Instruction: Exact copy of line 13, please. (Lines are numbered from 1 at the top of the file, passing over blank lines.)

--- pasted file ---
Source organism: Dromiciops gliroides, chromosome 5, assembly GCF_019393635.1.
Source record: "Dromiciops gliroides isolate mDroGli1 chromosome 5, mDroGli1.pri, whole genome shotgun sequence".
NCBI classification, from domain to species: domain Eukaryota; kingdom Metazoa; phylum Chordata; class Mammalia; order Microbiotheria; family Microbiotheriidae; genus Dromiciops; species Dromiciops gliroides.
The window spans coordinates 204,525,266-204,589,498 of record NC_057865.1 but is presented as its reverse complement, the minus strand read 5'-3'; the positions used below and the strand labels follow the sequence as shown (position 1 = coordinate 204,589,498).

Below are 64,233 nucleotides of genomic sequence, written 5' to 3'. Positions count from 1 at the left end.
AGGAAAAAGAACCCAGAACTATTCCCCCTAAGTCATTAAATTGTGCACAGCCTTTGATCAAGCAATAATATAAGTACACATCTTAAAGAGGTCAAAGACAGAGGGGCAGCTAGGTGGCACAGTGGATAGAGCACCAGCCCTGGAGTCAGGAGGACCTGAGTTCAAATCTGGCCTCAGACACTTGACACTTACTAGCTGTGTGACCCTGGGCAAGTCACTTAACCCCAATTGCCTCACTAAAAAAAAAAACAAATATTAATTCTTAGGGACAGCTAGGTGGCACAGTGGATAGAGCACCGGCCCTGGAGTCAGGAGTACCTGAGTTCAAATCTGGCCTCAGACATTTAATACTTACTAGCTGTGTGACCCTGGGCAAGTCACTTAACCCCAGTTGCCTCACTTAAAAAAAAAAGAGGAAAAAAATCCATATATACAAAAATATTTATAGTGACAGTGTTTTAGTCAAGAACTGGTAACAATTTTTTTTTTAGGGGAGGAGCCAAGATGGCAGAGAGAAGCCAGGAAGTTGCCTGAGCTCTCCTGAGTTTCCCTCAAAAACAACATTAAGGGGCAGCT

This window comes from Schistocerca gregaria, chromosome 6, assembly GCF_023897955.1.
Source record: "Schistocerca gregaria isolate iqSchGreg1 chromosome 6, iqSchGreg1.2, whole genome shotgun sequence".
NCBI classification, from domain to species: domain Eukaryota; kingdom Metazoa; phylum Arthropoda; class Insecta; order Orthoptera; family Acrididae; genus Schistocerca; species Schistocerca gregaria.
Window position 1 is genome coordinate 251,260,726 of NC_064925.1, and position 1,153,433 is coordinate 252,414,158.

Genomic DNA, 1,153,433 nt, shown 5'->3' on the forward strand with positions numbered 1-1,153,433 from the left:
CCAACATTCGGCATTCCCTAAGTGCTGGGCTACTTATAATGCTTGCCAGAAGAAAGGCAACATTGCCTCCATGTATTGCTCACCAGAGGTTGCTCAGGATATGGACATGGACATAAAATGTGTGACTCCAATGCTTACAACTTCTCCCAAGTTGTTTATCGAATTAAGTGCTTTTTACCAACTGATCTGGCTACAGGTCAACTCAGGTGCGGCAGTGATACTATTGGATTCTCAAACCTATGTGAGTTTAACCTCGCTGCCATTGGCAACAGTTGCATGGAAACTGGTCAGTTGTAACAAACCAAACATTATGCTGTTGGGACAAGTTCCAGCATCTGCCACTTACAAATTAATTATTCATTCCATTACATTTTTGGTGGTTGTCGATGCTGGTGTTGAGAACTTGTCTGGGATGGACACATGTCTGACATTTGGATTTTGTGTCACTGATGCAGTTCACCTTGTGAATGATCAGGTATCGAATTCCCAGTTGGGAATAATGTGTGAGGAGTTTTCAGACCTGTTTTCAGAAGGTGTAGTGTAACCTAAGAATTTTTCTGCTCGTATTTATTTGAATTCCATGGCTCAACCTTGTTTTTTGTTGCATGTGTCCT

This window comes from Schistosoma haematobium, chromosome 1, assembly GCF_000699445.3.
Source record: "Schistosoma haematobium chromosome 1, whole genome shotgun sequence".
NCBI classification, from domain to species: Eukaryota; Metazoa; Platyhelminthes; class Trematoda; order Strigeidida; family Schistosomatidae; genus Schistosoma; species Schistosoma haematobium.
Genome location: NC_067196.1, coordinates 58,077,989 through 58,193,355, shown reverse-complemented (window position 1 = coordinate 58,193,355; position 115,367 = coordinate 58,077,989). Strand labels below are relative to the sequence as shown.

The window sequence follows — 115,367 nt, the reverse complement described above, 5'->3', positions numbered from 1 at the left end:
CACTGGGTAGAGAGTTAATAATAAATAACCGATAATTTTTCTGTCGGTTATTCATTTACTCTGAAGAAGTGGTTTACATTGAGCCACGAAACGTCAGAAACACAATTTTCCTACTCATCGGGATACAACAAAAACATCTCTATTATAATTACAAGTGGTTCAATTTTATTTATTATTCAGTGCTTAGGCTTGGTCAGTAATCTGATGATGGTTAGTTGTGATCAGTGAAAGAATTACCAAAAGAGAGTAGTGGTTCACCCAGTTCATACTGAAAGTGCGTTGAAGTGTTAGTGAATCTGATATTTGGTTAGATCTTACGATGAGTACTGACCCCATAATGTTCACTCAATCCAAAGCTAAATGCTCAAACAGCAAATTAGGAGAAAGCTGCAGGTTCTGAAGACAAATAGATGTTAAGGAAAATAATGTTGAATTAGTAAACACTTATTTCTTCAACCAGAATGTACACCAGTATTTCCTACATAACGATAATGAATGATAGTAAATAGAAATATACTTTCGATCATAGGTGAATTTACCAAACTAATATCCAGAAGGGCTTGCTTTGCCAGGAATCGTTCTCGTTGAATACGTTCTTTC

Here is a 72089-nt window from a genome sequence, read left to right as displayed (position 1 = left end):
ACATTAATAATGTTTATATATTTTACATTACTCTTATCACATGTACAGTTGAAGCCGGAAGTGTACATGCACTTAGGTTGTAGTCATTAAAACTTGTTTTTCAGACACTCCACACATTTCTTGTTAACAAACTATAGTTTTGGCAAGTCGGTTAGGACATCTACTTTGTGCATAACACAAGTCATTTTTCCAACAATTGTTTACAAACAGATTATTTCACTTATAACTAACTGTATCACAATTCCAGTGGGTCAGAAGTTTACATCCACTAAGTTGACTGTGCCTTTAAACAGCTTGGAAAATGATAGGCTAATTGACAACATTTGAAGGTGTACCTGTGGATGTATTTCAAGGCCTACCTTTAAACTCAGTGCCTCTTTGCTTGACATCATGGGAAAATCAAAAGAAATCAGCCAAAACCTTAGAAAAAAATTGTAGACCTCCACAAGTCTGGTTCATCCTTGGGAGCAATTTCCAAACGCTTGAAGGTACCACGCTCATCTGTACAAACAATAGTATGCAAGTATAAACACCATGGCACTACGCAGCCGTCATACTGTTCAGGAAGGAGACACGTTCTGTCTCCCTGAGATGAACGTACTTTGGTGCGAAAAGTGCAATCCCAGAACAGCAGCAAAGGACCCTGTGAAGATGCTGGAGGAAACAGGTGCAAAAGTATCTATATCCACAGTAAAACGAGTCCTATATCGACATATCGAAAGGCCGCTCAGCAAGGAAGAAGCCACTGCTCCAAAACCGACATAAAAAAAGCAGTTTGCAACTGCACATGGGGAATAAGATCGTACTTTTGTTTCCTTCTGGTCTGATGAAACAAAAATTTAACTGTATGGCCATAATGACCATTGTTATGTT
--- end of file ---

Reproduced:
This window comes from Schistosoma haematobium, chromosome 1, assembly GCF_000699445.3.